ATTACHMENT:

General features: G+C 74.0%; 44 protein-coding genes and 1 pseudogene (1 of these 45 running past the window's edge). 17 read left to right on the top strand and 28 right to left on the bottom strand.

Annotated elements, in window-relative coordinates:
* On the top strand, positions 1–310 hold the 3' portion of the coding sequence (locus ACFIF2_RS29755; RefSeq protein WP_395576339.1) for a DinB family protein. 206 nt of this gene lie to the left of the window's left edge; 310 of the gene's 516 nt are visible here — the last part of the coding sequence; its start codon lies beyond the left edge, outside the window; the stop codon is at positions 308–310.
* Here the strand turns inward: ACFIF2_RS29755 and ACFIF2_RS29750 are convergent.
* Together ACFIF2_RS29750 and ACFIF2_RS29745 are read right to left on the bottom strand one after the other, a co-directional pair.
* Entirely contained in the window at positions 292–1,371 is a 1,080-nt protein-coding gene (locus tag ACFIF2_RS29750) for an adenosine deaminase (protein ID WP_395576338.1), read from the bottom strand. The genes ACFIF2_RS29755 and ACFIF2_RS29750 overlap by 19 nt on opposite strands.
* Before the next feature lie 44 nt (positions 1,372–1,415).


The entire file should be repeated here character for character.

General features: G+C 74.0%; 44 protein-coding genes and 1 pseudogene (1 of these 45 running past the window's edge). 17 read left to right on the top strand and 28 right to left on the bottom strand.

Annotated elements, in window-relative coordinates:
* On the top strand, positions 1–310 hold the 3' portion of the coding sequence (locus ACFIF2_RS29755; RefSeq protein WP_395576339.1) for a DinB family protein. 206 nt of this gene lie to the left of the window's left edge; 310 of the gene's 516 nt are visible here — the last part of the coding sequence; its start codon lies beyond the left edge, outside the window; the stop codon is at positions 308–310.
* Here the strand turns inward: ACFIF2_RS29755 and ACFIF2_RS29750 are convergent.
* Together ACFIF2_RS29750 and ACFIF2_RS29745 are read right to left on the bottom strand one after the other, a co-directional pair.
* Entirely contained in the window at positions 292–1,371 is a 1,080-nt protein-coding gene (locus tag ACFIF2_RS29750) for an adenosine deaminase (protein ID WP_395576338.1), read from the bottom strand. The genes ACFIF2_RS29755 and ACFIF2_RS29750 overlap by 19 nt on opposite strands.
* Before the next feature lie 44 nt (positions 1,372–1,415).